my ancestors’ souls

“A Lady Reading” by Gwen John

Moreover, my ancestors’ souls are sustained by the atmosphere of the house, since I answer for them the questions that their lives once left behind. I carve out rough answers as best I can. I have even drawn them on the walls. It is as if a silent, greater family, stretching down the centuries, were peopling the house.
~ Carl Jung
(The Earth Has a Soul: The Nature Writings of C.G. Jung)

enjoy the ride

“Self Portrait” by Zinaida Serebriakova

The secret of life is enjoying the passage of time
Any fool can do it
There ain’t nothing to it
Nobody knows how we got to
The top of the hill
But since we’re on our way down
We might as well enjoy the ride

The secret of love is in opening up your heart
It’s okay to feel afraid
But don’t let that stand in your way
‘Cause anyone knows that love is the only road
And since we’re only here for a while
Might as well show some style
Give us a smile

Isn’t it a lovely ride
Sliding down
Gliding down
Try not to try too hard
It’s just a lovely ride
Now the thing about time is that time
Isn’t really real
It’s just your point of view
How does it feel for you
Einstein said he could never understand it all
Planets spinning through space
The smile upon your face
Welcome to the human race

~ James Taylor
♫ (Secret o’ Life) ♫

James Taylor in the 1970s.

The other day this song came on the radio — I hadn’t heard it in ages and found that it has even more meaning to me now than it did in the past. Lately I’ve been so at peace with the passage of time… Even often ‘feeling afraid’ isn’t spoiling the ride. James Taylor was the first singer-songwriter I followed with passion as a teen. Since he was about 9 years older than me I often found his songs expressing and reflecting feelings I’ve had along the way.

He’s going to perform with Bonnie Raitt at Fenway Park in Boston on August 11. Not sure I could handle the traffic or the crowds but it is so tempting to dream about! Live music is always amazing…

Konrad Fusiak & Ludmila Karaseck

This the story of my Ukrainian great-grandparents, most of it given to me by their granddaughter, my aunt Mary, during a lengthy interview on 21 July 1999. Aunt Mary was the oldest child of my grandparents, William & Katherine, but she grew up in Ukraine with her grandparents, Konrad & Ludmila. When Mary was 2 years old her mother sailed to America without her to join her father here. Mary didn’t see her parents again until she was 18 years old when her parents could finally send for her.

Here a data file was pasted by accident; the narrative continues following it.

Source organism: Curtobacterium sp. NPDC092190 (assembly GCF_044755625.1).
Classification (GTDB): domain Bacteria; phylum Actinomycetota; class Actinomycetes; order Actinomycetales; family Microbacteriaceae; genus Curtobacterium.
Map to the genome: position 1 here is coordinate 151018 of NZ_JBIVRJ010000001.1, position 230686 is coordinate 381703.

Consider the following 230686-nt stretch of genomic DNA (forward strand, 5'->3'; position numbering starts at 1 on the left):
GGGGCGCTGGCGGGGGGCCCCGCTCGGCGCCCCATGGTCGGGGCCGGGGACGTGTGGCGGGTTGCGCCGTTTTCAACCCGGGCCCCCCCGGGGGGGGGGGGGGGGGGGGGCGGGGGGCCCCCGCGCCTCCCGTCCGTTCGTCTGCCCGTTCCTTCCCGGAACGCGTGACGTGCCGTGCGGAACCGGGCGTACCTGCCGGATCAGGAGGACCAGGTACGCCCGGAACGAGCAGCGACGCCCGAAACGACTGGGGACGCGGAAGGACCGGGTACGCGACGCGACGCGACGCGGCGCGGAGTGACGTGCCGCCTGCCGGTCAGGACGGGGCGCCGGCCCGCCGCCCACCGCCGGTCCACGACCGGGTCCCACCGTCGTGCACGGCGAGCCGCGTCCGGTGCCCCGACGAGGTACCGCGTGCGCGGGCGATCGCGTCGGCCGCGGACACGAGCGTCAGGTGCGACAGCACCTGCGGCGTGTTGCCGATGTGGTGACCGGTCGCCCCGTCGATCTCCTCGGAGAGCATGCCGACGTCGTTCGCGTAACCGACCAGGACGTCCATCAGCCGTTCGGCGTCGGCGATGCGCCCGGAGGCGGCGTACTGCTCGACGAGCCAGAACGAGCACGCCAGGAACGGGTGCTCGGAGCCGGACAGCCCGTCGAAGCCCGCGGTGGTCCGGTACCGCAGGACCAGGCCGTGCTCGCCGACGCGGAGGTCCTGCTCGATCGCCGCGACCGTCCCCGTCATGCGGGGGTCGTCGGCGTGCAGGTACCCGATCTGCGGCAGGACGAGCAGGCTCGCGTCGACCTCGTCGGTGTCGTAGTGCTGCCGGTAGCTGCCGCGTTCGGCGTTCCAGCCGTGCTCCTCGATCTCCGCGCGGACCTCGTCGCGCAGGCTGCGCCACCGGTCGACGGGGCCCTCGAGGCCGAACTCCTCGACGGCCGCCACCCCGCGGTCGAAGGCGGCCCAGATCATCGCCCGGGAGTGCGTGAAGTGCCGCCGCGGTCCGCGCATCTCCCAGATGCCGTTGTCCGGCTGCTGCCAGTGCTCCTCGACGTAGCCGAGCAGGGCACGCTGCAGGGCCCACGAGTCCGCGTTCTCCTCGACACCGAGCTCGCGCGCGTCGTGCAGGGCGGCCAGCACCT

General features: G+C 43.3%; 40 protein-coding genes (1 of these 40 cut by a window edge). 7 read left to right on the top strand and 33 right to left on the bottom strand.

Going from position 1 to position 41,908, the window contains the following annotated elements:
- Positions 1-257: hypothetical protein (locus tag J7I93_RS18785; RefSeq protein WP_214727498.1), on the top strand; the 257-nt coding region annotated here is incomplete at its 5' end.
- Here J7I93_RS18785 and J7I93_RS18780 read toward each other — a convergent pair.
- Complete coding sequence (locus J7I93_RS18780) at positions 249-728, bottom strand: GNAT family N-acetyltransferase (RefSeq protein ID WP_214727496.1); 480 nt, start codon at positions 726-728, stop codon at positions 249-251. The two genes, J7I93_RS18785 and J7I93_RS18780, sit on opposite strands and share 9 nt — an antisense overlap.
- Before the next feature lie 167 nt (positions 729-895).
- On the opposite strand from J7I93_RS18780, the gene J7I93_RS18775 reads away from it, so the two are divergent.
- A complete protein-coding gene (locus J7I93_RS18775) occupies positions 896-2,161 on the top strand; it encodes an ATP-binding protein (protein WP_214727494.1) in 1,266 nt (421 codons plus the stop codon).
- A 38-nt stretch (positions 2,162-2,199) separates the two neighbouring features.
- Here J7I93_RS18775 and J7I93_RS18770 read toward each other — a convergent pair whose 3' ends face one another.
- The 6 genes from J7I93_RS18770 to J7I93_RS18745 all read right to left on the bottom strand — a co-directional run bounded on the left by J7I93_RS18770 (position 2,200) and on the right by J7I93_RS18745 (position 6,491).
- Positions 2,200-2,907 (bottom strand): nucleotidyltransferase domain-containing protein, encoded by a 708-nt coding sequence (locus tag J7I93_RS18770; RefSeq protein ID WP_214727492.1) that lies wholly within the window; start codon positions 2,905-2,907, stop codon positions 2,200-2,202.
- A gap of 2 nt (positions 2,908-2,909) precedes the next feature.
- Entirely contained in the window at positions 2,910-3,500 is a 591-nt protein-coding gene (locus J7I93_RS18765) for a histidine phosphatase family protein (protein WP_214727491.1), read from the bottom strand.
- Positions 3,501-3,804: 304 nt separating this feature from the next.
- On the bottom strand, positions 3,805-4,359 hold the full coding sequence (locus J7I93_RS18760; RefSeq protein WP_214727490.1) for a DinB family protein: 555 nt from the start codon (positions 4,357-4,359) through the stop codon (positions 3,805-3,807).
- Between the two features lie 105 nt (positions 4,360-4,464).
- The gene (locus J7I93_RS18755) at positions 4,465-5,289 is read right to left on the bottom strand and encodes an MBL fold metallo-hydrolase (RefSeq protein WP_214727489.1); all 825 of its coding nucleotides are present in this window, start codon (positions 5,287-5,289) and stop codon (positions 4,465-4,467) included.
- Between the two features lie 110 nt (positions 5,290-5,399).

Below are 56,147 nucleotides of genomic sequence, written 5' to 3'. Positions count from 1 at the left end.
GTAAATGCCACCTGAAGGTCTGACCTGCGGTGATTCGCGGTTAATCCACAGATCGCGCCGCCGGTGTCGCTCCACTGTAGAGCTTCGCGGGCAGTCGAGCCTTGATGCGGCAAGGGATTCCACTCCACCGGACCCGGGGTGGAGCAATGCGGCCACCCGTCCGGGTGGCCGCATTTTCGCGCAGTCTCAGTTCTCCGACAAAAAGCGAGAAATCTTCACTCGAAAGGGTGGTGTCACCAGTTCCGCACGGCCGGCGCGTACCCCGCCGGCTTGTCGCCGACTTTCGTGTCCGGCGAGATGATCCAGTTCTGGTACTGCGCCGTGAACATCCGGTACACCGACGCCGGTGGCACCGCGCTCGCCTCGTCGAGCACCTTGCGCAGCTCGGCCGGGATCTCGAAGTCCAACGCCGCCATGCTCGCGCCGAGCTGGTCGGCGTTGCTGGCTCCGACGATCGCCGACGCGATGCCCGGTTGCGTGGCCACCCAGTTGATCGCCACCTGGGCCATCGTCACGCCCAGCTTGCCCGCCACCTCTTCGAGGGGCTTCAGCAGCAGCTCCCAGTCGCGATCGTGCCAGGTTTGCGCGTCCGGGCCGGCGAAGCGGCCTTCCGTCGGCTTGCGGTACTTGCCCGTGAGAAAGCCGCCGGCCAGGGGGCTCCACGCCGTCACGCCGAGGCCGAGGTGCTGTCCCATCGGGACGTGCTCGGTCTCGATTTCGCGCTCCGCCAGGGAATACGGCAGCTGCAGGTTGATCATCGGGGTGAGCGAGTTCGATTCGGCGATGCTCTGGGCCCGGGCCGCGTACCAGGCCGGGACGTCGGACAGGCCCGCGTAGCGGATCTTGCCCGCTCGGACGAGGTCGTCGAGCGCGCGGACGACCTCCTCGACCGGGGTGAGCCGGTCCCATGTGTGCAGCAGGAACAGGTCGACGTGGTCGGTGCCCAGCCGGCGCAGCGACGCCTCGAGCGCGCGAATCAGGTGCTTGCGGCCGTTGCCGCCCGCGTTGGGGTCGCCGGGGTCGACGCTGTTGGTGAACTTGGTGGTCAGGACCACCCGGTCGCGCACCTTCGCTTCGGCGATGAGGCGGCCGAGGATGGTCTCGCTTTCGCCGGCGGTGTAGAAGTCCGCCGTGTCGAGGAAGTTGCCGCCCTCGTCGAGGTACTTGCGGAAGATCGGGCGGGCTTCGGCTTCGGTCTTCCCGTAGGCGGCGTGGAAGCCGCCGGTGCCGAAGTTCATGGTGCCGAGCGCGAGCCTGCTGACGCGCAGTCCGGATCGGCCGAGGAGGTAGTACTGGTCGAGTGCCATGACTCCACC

Konrad Fusiak (1864-1926)

Konrad Fusiak was born sometime after 1864 in Ternopol’ (Galicia) Austro-Hungarian Empire, now in Ukraine, and died after 1926. He married (as his first wife), Ludmila Karaseck, who was born in Prague, Bohemia, which is now Czech Republic, and died in 1917 in the Ukraine.

Konrad died at the age of 72, according to his granddaughter. He was a land owning farmer and a deacon in the Orthodox Church. Ludmila came from Prague to Ukraine with her parents to work in the salt mines at Starasol (or Stara Ceyl?). Konrad and Ludmila raised their granddaughter Mary when their daughter Katherine left for America. Ludmila died of double pneumonia. Apparently after Ludmila’s death, Konrad married (as his second wife) (—) Blenday. Mary remembers this step-grandmother as being very kind and protective of her, since Konrad was apparently a man harsh in his ways.

Left to right: Konrad & Ludmila (Karaseck) Fusiak, Ludmila is holding her baby granddaughter Mary Chomiak, daughters Anna and Augusta, and in front, sons Nicholas and Julian.

These pictures were taken in Ukraine, and brought to America by my Aunt Mary. Konrad & Ludmila were the parents of eight children, five of them emigrated to America. Order uncertain:

1. Katherine Fusiak (my grandmother), born 19 November 1887 in Luzok Horishni (Galicia) Austro-Hungarian Empire [now Ukraine], died 22 October 1943 in New London (New London) Connecticut. She married 16 February 1907, William Chomiak, who was born 2 February 1882 in Drohobych or Nahvevitchi (Galicia) in the Austro-Hungarian Empire, a village now known as Ivano-Frankovsk in Ukraine, and died 7 November 1965 in Willimantic (Windham) Connecticut, son of Fedor and Anastazia (—) Chomiak. Katherine & William were the parents of eight children.